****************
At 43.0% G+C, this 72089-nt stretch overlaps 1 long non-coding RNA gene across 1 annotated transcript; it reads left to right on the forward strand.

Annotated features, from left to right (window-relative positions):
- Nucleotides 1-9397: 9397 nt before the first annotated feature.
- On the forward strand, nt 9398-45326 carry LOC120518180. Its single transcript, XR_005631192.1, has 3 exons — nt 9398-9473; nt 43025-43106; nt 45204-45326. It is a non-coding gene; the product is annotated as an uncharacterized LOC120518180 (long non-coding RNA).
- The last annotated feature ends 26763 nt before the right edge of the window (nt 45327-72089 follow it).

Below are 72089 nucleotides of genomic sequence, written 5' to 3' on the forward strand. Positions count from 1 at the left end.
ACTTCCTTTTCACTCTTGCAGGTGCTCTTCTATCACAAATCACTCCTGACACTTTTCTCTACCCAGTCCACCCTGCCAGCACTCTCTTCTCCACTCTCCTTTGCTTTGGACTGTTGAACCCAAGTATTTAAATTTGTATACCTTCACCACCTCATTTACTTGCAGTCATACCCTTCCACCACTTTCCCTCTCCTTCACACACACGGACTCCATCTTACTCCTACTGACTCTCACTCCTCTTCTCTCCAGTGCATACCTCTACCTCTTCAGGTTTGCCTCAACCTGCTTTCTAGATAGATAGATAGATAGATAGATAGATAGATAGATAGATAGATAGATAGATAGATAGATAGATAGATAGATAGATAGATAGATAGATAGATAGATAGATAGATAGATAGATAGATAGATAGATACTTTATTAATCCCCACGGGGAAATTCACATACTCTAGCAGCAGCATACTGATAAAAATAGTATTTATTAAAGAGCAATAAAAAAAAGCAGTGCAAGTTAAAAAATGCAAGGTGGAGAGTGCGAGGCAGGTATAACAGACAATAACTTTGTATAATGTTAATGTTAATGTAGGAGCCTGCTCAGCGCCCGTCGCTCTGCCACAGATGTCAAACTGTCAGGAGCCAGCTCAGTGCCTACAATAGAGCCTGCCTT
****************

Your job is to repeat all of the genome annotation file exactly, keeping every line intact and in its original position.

At 43.0% G+C, this 72089-nt stretch overlaps 1 long non-coding RNA gene across 1 annotated transcript; it reads left to right on the forward strand.

Annotated features, from left to right (window-relative positions):
- Nucleotides 1-9397: 9397 nt before the first annotated feature.
- On the forward strand, nt 9398-45326 carry LOC120518180. Its single transcript, XR_005631192.1, has 3 exons — nt 9398-9473; nt 43025-43106; nt 45204-45326. It is a non-coding gene; the product is annotated as an uncharacterized LOC120518180 (long non-coding RNA).
- The last annotated feature ends 26763 nt before the right edge of the window (nt 45327-72089 follow it).

Below are 72089 nucleotides of genomic sequence, written 5' to 3' on the forward strand. Positions count from 1 at the left end.
ACTTCCTTTTCACTCTTGCAGGTGCTCTTCTATCACAAATCACTCCTGACACTTTTCTCTACCCAGTCCACCCTGCCAGCACTCTCTTCTCCACTCTCCTTTGCTTTGGACTGTTGAACCCAAGTATTTAAATTTGTATACCTTCACCACCTCATTTACTTGCAGTCATACCCTTCCACCACTTTCCCTCTCCTTCACACACACGGACTCCATCTTACTCCTACTGACTCTCACTCCTCTTCTCTCCAGTGCATACCTCTACCTCTTCAGGTTTGCCTCAACCTGCTTTCTAGATAGATAGATAGATAGATAGATAGATAGATAGATAGATAGATAGATAGATAGATAGATAGATAGATAGATAGATAGATAGATAGATAGATAGATAGATAGATAGATAGATAGATAGATAGATACTTTATTAATCCCCACGGGGAAATTCACATACTCTAGCAGCAGCATACTGATAAAAATAGTATTTATTAAAGAGCAATAAAAAAAAGCAGTGCAAGTTAAAAAATGCAAGGTGGAGAGTGCGAGGCAGGTATAACAGACAATAACTTTGTATAATGTTAATGTTAATGTAGGAGCCTGCTCAGCGCCCGTCGCTCTGCCACAGATGTCAAACTGTCAGGAGCCAGCTCAGTGCCTACAATAGAGCCTGCCTT